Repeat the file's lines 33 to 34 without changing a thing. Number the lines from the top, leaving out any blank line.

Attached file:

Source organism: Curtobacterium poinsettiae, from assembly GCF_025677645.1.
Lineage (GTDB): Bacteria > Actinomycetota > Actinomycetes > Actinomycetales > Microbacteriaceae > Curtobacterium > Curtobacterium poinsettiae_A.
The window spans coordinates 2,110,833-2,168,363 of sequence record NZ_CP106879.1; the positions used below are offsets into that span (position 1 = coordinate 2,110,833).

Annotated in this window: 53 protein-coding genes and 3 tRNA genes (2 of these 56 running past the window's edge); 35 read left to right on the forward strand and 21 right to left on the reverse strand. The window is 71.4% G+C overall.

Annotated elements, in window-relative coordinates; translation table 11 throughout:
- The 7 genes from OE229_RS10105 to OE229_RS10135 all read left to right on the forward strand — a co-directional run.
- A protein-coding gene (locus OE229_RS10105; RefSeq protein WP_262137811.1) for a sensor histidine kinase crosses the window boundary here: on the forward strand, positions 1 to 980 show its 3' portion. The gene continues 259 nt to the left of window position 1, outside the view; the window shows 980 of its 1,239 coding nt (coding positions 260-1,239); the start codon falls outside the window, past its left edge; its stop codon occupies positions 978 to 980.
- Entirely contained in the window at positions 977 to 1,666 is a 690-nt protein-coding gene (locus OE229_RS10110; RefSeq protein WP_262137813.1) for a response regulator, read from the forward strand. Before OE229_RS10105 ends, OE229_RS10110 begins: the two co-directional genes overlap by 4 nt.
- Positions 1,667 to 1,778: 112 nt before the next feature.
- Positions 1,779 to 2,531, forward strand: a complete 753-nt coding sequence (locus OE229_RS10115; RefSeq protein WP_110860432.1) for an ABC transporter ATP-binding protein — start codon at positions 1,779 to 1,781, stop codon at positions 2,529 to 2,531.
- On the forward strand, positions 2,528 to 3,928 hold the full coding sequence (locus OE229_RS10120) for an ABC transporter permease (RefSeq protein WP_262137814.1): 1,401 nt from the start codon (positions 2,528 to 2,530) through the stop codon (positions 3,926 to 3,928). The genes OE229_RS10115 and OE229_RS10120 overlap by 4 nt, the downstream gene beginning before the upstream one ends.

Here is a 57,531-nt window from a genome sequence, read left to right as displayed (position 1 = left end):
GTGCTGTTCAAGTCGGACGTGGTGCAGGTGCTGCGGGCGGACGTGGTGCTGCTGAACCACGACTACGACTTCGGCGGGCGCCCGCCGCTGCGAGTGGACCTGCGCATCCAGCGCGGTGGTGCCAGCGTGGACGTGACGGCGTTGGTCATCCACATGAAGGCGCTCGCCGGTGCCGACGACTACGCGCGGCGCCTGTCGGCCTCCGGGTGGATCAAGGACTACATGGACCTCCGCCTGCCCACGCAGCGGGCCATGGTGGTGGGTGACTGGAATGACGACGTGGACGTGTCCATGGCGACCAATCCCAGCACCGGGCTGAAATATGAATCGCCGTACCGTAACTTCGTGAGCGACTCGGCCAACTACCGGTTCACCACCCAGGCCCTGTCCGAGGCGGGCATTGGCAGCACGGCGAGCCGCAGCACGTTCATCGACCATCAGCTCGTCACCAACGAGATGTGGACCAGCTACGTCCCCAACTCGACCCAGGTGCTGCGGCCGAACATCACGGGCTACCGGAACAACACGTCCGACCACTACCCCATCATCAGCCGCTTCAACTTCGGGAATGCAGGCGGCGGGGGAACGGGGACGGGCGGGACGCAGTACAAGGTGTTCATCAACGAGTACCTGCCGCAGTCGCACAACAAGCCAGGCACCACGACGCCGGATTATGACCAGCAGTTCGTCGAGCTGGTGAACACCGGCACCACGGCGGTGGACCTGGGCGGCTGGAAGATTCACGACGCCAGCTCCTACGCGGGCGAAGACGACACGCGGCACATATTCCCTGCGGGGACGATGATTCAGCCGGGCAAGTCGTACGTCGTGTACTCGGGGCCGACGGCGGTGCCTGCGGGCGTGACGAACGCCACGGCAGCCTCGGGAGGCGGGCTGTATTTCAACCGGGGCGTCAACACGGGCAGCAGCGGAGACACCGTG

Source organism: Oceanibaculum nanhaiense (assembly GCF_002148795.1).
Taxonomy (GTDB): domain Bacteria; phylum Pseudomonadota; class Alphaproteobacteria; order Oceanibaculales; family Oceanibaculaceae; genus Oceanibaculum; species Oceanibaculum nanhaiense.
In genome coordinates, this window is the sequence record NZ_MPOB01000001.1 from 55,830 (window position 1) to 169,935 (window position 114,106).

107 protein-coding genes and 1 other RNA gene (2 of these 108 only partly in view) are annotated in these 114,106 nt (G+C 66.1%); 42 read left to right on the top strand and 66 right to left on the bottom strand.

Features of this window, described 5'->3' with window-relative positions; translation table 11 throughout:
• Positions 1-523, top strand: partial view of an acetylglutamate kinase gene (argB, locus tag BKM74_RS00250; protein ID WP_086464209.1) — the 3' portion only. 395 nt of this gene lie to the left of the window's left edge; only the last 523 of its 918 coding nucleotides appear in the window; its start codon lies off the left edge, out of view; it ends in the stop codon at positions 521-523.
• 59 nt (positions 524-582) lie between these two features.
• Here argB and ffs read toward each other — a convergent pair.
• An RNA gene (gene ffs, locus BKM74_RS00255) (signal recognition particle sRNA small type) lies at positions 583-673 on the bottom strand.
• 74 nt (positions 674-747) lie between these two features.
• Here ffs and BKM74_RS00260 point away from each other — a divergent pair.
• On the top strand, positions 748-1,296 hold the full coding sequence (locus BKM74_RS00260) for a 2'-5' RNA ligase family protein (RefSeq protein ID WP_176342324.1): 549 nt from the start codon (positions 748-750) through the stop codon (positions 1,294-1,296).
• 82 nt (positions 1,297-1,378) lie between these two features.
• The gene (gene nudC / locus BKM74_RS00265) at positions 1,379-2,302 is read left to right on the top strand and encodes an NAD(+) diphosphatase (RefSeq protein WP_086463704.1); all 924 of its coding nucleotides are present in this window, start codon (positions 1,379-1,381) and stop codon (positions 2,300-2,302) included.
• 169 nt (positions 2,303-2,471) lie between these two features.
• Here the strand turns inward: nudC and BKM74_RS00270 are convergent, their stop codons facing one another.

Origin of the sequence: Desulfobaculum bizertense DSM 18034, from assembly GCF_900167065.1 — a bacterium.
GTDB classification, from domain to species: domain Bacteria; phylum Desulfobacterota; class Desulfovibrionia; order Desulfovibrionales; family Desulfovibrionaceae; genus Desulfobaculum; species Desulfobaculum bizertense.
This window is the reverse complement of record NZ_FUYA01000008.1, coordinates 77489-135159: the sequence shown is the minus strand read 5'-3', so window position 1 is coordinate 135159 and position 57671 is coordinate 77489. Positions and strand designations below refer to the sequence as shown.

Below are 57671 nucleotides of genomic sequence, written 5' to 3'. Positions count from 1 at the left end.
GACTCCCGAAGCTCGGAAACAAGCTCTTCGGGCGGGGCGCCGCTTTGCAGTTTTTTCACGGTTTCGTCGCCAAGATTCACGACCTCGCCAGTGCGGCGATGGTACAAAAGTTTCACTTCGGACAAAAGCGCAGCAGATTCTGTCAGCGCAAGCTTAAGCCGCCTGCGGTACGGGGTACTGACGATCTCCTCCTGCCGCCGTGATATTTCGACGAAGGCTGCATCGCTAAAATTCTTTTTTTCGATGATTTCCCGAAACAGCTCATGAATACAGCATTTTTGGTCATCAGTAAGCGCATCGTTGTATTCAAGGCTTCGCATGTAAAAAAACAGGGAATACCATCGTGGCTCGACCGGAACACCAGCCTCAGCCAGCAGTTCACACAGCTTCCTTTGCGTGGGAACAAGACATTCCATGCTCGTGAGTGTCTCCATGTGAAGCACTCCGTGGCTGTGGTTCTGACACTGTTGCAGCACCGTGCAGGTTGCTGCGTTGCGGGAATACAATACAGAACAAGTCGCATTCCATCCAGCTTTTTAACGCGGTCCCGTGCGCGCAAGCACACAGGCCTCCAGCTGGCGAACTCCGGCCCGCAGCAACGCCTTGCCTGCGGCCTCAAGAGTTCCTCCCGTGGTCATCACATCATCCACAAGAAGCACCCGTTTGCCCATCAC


Below are 57671 nucleotides of genomic sequence, written 5' to 3'. Positions count from 1 at the left end.
GACTCCCGAAGCTCGGAAACAAGCTCTTCGGGCGGGGCGCCGCTTTGCAGTTTTTTCACGGTTTCGTCGCCAAGATTCACGACCTCGCCAGTGCGGCGATGGTACAAAAGTTTCACTTCGGACAAAAGCGCAGCAGATTCTGTCAGCGCAAGCTTAAGCCGCCTGCGGTACGGGGTACTGACGATCTCCTCCTGCCGCCGTGATATTTCGACGAAGGCTGCATCGCTAAAATTCTTTTTTTCGATGATTTCCCGAAACAGCTCATGAATACAGCATTTTTGGTCATCAGTAAGCGCATCGTTGTATTCAAGGCTTCGCATGTAAAAAAACAGGGAATACCATCGTGGCTCGACCGGAACACCAGCCTCAGCCAGCAGTTCACACAGCTTCCTTTGCGTGGGAACAAGACATTCCATGCTCGTGAGTGTCTCCATGTGAAGCACTCCGTGGCTGTGGTTCTGACACTGTTGCAGCACCGTGCAGGTTGCTGCGTTGCGGGAATACAATACAGAACAAGTCGCATTCCATCCAGCTTTTTAACGCGGTCCCGTGCGCGCAAGCACACAGGCCTCCAGCTGGCGAACTCCGGCCCGCAGCAACGCCTTGCCTGCGGCCTCAAGAGTTCCTCCCGTGGTCATCACATCATCCACAAGAAGCACCCGTTTGCCCATCAC